On this Veterans Day, I was working on the Gratitude chapter of my forthcoming book. On the drive home, I heard the end of a discussion of Vets in college. The speaker made reference to the loneliness that many Veterans feel. She suggested that they try to reach out to different professors or professionals. As she put it, “Educators love to help people. We don’t do it for the the money, and if you don’t connect with the first person, try someone else.”
While my father and grandfather were both in the service, few of my friends are veterans, and none of them were in combat. The reality is, I don’t have the slightest idea what combat veterans have gone through. My knowledge comes from movies like The Hurt Locker and American Sniper. In each movie, a veteran comes home, and really struggles to re-integrate into society.
One common approach that I’ve seen and used myself is to say, “Thank you for your service.” I’m told that this can make Veterans uncomfortable. They feel it is their duty to serve, and further, sometimes the generic “thank you for your service” can come across with an unspoken “I don’t know why you did it, because I sure never would have signed up to go to war.” For me, the “thank you for your service” at least gave me something to say. So if that statement isn’t appropriate, what is?
One thing that comes to mind is a phrase I picked up from an essay by Sheryl Sandberg about dealing with people after the accidental death of her husband. Sandberg explained that the question, “How are you today?” displayed a sensitivity because it acknowledged that globally she is far from fine, and allowed for a relative answer. I don’t know how well that will translate to the case of talking to a Veteran, because they may or may not be struggling personally. Perhaps the answer is to ask a personalized question, like “When did you serve?” or “How has the transition back to civilian life been for you?”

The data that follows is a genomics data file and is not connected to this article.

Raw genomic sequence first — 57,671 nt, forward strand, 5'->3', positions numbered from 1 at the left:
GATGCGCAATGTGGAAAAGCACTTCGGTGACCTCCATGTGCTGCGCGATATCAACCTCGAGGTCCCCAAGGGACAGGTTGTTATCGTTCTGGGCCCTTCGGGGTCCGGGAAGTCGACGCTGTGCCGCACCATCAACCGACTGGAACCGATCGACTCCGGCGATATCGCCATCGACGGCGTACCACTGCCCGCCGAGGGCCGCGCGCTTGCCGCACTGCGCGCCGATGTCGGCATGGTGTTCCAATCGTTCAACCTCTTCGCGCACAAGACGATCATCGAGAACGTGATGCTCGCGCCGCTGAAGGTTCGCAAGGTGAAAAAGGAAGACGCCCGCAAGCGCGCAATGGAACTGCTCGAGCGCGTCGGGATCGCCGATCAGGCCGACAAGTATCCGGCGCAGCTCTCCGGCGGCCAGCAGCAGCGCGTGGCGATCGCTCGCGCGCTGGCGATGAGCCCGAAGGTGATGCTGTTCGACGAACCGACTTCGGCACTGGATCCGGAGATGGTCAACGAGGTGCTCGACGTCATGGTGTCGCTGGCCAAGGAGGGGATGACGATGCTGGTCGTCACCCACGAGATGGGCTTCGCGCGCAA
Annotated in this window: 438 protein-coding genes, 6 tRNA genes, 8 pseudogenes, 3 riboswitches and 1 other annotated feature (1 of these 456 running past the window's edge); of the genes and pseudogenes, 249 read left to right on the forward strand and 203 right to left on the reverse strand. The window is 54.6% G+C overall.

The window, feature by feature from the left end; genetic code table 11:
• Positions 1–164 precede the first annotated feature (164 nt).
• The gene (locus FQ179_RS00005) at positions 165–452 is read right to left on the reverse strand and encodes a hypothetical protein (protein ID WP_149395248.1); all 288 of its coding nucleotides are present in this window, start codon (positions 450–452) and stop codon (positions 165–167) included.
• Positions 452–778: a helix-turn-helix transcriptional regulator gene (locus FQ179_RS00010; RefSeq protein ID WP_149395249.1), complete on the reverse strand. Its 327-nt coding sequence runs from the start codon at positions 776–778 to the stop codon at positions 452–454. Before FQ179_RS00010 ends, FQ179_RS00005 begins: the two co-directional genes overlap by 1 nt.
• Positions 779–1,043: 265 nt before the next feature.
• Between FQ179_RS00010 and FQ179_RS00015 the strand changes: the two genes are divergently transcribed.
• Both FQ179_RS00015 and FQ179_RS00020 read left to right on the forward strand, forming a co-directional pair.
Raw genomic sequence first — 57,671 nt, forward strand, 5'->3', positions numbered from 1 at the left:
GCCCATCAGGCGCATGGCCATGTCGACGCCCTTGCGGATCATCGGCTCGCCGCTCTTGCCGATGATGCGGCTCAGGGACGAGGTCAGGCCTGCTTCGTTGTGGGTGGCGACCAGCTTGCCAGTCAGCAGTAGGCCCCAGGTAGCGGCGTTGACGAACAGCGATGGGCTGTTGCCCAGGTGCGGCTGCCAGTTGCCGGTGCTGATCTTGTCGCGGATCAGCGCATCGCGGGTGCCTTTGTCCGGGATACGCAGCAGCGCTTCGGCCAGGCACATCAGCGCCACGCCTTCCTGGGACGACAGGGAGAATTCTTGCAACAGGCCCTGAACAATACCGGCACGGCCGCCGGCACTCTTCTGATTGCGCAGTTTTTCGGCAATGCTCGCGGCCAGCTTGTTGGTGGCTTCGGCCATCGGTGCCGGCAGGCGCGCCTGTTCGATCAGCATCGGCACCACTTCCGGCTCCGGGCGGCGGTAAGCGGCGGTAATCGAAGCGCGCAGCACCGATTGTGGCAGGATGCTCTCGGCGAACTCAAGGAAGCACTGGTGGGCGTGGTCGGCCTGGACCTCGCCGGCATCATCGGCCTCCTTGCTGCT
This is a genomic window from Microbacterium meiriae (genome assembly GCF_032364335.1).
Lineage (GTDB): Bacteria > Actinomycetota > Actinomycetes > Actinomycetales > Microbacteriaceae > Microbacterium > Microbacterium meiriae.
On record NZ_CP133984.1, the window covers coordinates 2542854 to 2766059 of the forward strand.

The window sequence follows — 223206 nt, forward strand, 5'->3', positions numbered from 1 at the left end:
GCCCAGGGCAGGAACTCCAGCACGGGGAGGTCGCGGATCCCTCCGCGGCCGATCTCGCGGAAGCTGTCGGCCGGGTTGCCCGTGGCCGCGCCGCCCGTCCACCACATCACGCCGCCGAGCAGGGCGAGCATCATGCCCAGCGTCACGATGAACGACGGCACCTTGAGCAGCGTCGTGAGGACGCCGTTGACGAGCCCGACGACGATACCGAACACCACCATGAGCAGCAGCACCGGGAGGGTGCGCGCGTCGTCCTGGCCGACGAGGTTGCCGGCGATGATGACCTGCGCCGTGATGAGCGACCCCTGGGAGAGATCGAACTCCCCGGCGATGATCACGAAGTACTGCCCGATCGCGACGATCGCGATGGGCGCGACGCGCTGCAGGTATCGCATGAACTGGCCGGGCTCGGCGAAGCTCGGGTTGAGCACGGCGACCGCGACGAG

Hmmm, the latter is a bit scary, because it opens the door to an answer that could be intense.
Mussar started this line of thought for me, so perhaps Mussar can help answer the question. How do we show Gratitude towards Veterans? The Soul Trait Gratitude is a measure of how we see the world. The literal translation from the Hebrew for this Soul Trait is “Recognizing the good,” as in finding the good in any situation that life puts you in. Part of practicing Gratitude is not taking things for granted, and we certainly should not take it for granted that people are willing to volunteer for combat duty. Yet if we shouldn’t say “thank you,” what should we do?
One approach is to practice Honor, which teaches us to honor the Divine Spark in others. Rabbi Alan Lew wrote that when we look at life through a spiritual lens, for every situation we ask ourselves “How did I contribute to this situation?” and “What can I do to make sure it doesn’t happen again?” We live in a country where our Veterans suffer from PTSD, depression, and commit suicide at an alarming rate. Maybe the answer is on two fronts:
- Personal connection as above when we meet or know a Veteran, as above
- Action in the political arena. For example, too long we tolerated a government that did not adequately fund the VA. I read an encouraging article today that a growing number of cities and states have resolved to end Veteran homelessness.
I’d love to hear your thoughts on the subject. I really am looking for answers, and additional ways to either connect or help. Please share your ideas below.